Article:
Health experts urge hygiene score for tattoo parlours

London, May 2: Health experts are saying that tattoo parlours should be rated according to their hygiene standards in the same way as restaurants and takeaways.

The Chartered Institute of Environmental Health said such a scheme would drive up standards across the industry.

It developed the idea after its research brought to light that people were unaware of the extent of the serious health problems and skin conditions associated with poor hygiene at tattoo parlours.

The Institute warned that tattooing carries the risk of infection from HIV and hepatitis, as well as skin complications such as scarring and granulomas – knots or lumps that forms around the tattoo.

“We have no problem with people choosing to have tattoos – but as the popularity of tattoos continues to grow so does concern for the potential spread of infection. Many of the respondents [to a survey by the Institute] indicated that a hygiene rating scheme would help them when they were making a decision about where to have a tattoo,” the Independent quoted Julie Barratt, the Institute’s director, as saying.

At present, tattooists just need to be licensed with their local authority and are inspected under the Health and Safety at Work Act, which covers issues such as cross contamination and the disposal of needles.

They are re-inspected every two to three years depending on their risk rating.

Customers currently have no available information specifically on the hygiene standards in a tattoo parlour.

The Institute’s poll of 168 people found that 93 percent would only consider using a tattoo parlour if it had attained an “excellent” hygiene rating.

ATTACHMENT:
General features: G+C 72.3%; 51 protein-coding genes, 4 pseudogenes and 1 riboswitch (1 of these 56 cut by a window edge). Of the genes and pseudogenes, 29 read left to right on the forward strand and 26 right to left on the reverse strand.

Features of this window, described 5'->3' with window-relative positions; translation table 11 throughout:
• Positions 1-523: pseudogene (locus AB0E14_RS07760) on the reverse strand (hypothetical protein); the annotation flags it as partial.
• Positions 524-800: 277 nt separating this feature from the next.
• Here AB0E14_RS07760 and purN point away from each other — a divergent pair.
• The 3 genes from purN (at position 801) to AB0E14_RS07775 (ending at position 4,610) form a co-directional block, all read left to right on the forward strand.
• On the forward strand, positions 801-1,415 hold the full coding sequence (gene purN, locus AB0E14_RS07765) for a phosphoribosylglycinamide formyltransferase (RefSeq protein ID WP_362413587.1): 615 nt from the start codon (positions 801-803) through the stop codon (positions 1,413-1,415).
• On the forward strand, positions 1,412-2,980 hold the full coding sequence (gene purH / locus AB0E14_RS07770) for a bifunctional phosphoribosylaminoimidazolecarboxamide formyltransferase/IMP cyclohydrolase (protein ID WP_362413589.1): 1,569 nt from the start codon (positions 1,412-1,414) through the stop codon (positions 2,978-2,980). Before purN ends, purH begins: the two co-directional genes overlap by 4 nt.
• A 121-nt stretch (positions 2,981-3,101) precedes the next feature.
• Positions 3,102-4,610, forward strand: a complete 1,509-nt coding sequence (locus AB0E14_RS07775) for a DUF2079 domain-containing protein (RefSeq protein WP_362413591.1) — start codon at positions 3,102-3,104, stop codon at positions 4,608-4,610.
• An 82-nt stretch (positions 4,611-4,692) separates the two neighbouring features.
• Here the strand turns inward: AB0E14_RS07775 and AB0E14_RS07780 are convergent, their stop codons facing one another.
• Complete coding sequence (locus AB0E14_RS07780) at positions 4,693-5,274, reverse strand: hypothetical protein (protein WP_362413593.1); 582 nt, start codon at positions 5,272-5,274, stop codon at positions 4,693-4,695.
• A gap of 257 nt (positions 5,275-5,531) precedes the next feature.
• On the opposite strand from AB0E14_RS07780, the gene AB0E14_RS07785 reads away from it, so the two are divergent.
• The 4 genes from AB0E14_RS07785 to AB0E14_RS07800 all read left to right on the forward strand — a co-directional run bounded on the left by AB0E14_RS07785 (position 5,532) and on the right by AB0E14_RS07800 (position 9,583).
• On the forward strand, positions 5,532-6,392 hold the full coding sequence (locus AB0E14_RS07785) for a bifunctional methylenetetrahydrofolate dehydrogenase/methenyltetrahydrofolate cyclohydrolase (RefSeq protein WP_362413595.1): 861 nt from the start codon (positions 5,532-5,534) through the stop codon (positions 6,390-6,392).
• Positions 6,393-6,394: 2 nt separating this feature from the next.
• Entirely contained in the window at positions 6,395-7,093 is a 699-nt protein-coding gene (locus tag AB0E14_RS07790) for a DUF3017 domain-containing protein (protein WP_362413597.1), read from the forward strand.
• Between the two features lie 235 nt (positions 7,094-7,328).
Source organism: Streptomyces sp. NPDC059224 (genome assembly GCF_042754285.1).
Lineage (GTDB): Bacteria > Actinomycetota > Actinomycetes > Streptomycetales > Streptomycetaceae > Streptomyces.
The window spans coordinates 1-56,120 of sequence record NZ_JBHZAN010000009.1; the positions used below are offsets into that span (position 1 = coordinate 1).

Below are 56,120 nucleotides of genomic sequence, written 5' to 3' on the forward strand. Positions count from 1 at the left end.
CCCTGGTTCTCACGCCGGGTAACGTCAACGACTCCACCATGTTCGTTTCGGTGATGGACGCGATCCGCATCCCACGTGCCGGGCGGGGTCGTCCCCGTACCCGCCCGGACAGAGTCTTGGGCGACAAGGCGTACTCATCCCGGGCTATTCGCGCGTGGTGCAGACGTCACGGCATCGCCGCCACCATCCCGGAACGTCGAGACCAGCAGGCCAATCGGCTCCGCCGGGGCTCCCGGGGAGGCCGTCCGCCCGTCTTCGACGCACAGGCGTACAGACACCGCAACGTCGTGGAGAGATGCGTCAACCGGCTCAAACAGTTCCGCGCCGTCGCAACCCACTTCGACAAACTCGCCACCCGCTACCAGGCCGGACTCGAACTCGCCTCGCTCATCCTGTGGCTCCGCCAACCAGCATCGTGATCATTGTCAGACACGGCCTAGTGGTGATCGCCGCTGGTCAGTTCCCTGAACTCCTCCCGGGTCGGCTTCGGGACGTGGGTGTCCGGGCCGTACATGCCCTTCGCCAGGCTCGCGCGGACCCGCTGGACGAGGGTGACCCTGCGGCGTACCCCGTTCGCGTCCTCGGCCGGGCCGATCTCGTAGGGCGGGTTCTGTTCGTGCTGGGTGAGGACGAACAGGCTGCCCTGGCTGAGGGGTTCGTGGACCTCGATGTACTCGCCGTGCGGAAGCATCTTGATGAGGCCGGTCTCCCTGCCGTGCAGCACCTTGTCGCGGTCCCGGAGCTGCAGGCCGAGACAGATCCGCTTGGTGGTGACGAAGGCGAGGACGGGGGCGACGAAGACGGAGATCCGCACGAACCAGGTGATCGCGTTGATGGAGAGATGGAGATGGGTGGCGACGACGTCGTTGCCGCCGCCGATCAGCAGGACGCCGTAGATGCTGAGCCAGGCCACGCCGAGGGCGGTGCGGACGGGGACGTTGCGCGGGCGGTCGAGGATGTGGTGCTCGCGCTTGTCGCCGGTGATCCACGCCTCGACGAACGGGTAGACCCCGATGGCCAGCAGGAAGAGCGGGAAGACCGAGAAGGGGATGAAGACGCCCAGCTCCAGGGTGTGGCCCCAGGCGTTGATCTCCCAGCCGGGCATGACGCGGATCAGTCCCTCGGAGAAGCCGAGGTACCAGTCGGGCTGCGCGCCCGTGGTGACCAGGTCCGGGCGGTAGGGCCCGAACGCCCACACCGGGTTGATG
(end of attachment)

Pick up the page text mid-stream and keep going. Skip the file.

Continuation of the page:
Eight out of 10 respondents said the present licensing scheme was not “adequate” and that it was too easy to set up a tattoo parlour from home or a studio.

Meanwhile, 80 percent of tattoo parlour owners questioned thought that a hygiene-rating scheme would benefit the industry by improving standards and driving out poor practice.

But Lionel Titchener, 60, founder of the Tattoo Club of Great Britain, argued that the scheme was unnecessary as local authority inspections already covered hygiene and that it was unlicensed tattooists working from home who were responsible for the problems.

“I don’t see any need for it. Tattoo salons are already inspected for hygiene by the local authority. Every shop I have ever been in has really high hygiene standards. The problem comes from people working from home who are not registered in the first place,” he said.

“Professional tattooists have very high standards. They need to, to get their certificate,” he added. (ANI)